So how do you do this?

Look at your client information files from the most recent tax season and “mine” it. Your client tax returns are now a rich vein of information for you. Get a clear picture of your average client demographics. Even better, identify your BEST clients (whether be it revenue or efficiency considerations), and create a profile of them. This will help you adjust your positioning to gather even more of them.

Next, evaluate what services you should be providing, based on need (or desire!). Again, the return information will greatly help you here. Section 7216 specifically allows for such data mining, as long as it’s for internal (research) purposes. Do you have a lot of clients nearing retirement? Then consider adding some sort of tax-planning package for soon-to-be retirees. Clients with kids nearing college? Investigate offering college financial planning services. Business owner clients? Make sure they are set up with a succession plan. Etc. Etc.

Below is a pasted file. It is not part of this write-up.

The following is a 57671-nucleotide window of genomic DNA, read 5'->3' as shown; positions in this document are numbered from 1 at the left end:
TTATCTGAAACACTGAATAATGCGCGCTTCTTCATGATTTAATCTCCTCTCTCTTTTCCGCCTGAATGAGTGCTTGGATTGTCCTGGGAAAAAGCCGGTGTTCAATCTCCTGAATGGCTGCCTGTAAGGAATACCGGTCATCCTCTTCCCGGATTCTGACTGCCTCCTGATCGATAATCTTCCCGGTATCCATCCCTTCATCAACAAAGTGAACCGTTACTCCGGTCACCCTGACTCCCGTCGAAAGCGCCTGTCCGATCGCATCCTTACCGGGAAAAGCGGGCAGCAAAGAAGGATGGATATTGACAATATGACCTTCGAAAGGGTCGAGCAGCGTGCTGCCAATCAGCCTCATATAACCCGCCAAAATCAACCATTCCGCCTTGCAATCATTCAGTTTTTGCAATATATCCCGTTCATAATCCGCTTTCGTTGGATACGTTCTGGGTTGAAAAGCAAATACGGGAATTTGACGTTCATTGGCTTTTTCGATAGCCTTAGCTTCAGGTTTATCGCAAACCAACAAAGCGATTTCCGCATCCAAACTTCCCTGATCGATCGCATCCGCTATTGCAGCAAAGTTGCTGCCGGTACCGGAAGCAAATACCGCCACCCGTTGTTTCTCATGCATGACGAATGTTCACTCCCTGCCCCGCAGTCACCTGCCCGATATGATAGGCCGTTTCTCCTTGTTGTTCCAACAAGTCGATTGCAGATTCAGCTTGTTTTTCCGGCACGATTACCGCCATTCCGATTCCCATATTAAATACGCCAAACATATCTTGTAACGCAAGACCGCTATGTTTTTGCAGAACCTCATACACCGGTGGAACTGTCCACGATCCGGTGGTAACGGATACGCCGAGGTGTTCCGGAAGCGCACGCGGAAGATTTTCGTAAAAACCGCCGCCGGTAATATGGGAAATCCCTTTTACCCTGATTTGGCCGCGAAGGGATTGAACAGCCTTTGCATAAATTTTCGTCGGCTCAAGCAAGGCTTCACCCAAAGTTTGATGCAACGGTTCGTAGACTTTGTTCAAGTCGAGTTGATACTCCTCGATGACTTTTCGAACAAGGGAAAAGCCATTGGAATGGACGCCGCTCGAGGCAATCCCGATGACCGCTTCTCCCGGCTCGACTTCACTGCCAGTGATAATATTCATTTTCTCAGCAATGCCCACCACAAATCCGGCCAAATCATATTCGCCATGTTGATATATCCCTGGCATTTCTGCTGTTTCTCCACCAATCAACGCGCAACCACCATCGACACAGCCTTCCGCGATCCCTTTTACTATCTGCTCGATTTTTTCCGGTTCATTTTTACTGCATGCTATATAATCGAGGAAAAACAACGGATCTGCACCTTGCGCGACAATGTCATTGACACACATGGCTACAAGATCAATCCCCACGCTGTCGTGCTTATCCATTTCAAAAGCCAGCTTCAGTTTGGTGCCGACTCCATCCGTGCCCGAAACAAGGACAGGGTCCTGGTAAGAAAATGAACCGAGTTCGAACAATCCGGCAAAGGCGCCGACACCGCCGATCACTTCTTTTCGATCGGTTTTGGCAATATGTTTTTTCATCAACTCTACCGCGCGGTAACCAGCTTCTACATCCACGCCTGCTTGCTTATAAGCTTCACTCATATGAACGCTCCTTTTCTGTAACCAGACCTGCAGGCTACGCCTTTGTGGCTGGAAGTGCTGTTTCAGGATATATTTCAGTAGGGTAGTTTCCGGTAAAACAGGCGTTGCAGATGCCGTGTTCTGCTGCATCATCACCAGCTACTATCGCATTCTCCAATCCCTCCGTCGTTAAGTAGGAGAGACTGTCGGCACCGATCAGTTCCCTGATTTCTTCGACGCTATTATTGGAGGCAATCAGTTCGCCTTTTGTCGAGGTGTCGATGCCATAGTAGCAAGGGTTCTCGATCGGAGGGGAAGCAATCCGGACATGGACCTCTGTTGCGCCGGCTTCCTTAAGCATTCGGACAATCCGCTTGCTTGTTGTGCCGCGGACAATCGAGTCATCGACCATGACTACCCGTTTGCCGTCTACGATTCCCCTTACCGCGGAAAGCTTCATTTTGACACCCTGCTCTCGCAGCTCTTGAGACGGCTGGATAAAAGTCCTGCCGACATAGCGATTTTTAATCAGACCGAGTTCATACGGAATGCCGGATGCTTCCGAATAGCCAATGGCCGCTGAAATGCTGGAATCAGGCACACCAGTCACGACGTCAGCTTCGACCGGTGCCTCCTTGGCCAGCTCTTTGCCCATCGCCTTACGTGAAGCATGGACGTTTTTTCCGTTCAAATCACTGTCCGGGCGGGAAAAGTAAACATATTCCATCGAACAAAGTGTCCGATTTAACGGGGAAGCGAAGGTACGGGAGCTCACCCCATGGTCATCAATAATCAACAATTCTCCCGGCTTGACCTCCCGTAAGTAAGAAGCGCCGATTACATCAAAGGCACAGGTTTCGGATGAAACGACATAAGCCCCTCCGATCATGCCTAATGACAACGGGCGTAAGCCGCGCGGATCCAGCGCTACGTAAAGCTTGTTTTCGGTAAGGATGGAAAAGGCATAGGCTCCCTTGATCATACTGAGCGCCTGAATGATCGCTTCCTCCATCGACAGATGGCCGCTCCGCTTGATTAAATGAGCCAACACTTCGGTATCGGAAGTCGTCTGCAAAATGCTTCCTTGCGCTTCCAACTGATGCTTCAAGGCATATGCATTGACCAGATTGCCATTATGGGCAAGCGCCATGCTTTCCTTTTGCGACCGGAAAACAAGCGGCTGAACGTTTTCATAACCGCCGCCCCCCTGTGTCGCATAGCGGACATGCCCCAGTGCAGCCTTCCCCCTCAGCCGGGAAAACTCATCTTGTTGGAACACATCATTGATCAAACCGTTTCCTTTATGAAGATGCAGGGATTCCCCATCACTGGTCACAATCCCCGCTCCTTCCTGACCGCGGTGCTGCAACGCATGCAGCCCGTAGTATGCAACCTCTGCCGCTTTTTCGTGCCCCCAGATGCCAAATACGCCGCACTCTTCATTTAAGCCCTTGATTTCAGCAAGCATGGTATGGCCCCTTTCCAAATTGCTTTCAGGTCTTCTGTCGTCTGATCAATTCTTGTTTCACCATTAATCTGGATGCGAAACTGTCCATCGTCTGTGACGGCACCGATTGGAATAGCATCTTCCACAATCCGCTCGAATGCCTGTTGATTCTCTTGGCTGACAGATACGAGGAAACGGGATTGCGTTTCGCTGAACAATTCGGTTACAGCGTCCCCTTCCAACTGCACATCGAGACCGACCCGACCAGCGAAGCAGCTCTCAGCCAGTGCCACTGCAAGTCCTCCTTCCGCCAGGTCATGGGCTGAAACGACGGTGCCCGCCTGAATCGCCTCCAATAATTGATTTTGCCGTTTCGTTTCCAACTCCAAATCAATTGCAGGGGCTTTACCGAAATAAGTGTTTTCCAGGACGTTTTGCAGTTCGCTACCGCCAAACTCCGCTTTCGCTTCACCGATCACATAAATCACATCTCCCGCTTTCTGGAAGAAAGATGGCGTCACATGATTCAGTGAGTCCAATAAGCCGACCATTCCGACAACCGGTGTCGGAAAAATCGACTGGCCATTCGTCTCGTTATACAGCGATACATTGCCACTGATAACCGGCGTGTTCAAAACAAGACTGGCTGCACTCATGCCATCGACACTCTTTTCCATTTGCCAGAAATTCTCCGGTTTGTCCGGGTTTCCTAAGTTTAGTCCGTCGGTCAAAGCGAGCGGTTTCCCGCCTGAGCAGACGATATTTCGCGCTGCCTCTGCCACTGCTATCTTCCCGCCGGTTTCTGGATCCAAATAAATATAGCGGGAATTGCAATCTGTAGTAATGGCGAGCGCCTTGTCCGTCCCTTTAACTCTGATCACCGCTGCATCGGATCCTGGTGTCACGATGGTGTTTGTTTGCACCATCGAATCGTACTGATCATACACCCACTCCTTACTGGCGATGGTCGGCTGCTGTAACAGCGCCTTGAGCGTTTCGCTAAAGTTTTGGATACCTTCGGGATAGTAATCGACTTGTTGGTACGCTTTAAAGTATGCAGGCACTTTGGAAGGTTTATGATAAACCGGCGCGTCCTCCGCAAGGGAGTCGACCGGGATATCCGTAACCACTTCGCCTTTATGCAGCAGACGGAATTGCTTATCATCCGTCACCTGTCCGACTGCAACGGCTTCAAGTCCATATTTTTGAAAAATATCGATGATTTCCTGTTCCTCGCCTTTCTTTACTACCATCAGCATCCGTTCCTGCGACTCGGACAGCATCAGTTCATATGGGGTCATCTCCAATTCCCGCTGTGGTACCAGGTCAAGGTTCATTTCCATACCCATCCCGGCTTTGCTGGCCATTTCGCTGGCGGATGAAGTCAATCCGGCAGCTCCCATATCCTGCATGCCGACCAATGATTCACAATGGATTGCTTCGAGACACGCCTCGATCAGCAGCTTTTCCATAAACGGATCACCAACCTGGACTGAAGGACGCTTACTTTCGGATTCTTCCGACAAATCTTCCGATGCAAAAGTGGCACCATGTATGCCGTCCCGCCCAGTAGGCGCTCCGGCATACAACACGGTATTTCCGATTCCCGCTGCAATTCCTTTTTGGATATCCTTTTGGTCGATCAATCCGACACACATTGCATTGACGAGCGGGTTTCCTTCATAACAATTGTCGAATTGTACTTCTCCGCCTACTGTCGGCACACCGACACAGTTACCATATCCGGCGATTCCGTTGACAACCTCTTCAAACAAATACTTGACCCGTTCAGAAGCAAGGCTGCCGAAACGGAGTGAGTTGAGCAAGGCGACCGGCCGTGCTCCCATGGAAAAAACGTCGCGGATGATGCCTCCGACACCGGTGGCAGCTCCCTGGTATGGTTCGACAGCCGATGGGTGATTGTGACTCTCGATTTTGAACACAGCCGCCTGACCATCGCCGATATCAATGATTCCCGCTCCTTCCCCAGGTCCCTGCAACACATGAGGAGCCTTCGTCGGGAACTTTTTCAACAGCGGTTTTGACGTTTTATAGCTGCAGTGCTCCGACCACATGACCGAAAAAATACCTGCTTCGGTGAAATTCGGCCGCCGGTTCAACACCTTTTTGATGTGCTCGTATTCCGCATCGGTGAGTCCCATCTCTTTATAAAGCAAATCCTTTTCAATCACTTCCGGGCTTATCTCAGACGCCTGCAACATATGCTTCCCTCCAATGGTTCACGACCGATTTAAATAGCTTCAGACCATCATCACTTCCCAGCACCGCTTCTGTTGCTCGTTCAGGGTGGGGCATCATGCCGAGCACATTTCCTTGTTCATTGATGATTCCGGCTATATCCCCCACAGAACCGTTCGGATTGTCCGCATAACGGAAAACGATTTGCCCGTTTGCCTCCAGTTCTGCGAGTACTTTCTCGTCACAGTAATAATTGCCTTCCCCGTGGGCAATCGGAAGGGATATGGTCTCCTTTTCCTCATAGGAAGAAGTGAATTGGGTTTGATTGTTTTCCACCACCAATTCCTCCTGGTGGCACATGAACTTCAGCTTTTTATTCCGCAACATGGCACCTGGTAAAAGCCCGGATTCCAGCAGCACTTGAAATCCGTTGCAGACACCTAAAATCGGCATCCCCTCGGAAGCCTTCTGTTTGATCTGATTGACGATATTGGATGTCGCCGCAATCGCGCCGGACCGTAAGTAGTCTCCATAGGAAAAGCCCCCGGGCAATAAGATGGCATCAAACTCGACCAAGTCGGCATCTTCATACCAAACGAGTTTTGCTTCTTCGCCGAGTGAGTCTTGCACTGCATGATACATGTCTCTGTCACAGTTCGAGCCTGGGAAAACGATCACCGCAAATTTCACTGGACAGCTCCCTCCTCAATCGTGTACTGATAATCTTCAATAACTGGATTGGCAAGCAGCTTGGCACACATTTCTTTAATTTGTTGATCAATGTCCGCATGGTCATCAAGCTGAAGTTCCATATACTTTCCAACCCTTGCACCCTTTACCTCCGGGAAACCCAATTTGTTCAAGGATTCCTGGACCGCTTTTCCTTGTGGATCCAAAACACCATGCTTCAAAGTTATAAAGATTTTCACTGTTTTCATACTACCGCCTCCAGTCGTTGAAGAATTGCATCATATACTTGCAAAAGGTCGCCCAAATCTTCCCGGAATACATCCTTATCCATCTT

From tax debt resolution, to referral-based business valuation arrangements, there are countless opportunities for a tax firm to create a client value optimization “funnel” whereby each client becomes vastly more valuable … and you are able to outspend your competitors in marketing and business acquisition because the back-end of your business is much more than simple tax preparation.

The point is that you have a HUGE advantage over other service businesses, in that you have so much real info at your fingertips.

Use it.

And one of the BEST ways to create this kind of funnel in your business is through the power of segmented, automatic email marketing. Even better, these processes can be set up completely for you, and all you have to do is try it out …